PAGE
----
During the 1950s the hotel and restaurant became an upscale tourist motel owned by James H. and Nora Cardwell. In 1968 the property was sold to the state of California; the same year the original buildings in Old Town San Diego evolved into Old Town San Diego State Historic Park.

Brockton Villa

brockton-villaThe first beach cottages were constructed along a formerly barren hillside above the La Jolla Cove in 1894. This house, built as a weekend retreat by Dr. Joseph Rodes, is typical of early California bungalows, with single wall construction and vertical tongue-and-groove siding of pure heart redwood with cedar shingles. A hip roof and a wraparound veranda take advantage of sea breezes.

After Dr. Rodes’ death in 1896, the house was taken over by two sisters, Olivia Mudgett and Nellie Mills, La Jolla’s first real estate agents. They rented out several beach cottages, including this one, which they named The Brockton Villa, in honor of their New England heritage in Brockton, Massachusetts.

The unusual shell-inlaid fireplace was probably built in the 1920s, judging by the fire bricks and Portland cement used. These rare, oversized abalone shells are impossible to find today due to over-fishing.

For many years, the house was occupied by Moreland MacPike, known to many as the “Turtle Lady.” She is described as a very shy woman who had a performing turtle. Rumor has it that she and her piano-playing pet once entertained President Truman at the White House.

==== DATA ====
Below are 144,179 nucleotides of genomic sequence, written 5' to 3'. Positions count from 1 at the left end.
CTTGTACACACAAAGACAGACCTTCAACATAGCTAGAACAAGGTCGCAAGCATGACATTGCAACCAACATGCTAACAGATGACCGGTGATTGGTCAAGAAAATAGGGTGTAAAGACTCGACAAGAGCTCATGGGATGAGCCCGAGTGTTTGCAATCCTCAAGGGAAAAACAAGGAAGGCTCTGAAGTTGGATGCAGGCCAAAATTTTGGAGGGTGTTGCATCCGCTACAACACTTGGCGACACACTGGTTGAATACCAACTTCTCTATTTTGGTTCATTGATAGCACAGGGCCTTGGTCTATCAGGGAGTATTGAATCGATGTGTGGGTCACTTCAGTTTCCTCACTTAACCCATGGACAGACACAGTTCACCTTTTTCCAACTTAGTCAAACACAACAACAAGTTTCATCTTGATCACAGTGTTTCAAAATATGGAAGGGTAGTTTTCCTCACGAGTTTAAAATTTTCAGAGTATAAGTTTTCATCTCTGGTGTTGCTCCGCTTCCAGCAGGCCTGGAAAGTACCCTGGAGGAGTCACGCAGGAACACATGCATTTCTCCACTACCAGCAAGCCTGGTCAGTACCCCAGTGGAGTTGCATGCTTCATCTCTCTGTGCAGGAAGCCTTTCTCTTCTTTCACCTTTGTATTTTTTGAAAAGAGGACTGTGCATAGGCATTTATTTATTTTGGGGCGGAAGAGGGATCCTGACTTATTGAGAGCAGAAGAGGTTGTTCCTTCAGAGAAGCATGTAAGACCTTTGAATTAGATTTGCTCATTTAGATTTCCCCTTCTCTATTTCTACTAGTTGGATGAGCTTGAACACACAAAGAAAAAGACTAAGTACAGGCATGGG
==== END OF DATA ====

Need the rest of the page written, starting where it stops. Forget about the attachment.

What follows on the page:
In 1968 the Pannikin Copper, Coffee and Cookery opened at 1296 Prospect, specializing in freshly roasted coffee beans and copper cookware. Soon after opening, Cooper and Cookery gave way to tea and spice. Pannikin’s first coffee-roasting plant was located in a garage near the Cave Store just up the street from Brockton Villa. Today, Pannikin Coffee and Tea is acknowledged as being ahead of its time.

Pannikin obtained the lease to this historic but somewhat dilapidated Brockton Villa in order to renovate it and adapt it for use as a restaurant. Pannikin founder Bob Sinclair had a strong commitment to preserving the community’s architectural heritage, and has renovated and adapted other buildings for several of its locations. In 1993, Pannikin won the prestigious orchid award for preservation for its distinctive renovation of the Brockton Villa cottage. Megan (Lee) Heine, daughter of the Pannikin family, took ownership of the Brockton Villa Restaurant in 1994, and the remaining Pannikin coffee business was sold to outside interests.

2001 marked the 10th anniversary with 300,000 Coast Toasts sold! If you are in La Jolla, you have to order the Coast Toast for breakfast at Brockton Villa.

Hob Nob Hill

hob-nob-hillIn May 1944, Harold and Dorothy Hoersch opened a 14-stool lunch counter named the Juniper Café with a lofty goal – to provide quality food and exceptional services at reasonable prices.

With hard work and commitment, their goal became a reality and business grew steadily. To accommodate that growth, in 1946, the restaurant was moved to its present location on Juniper and First Avenue and named the Melody Grill. As times and tastes changed, the restaurant was renamed Dorothy’s Oven and finally Hob Nob Hill.

Today they are probably San Diego’s oldest restaurant in the same location.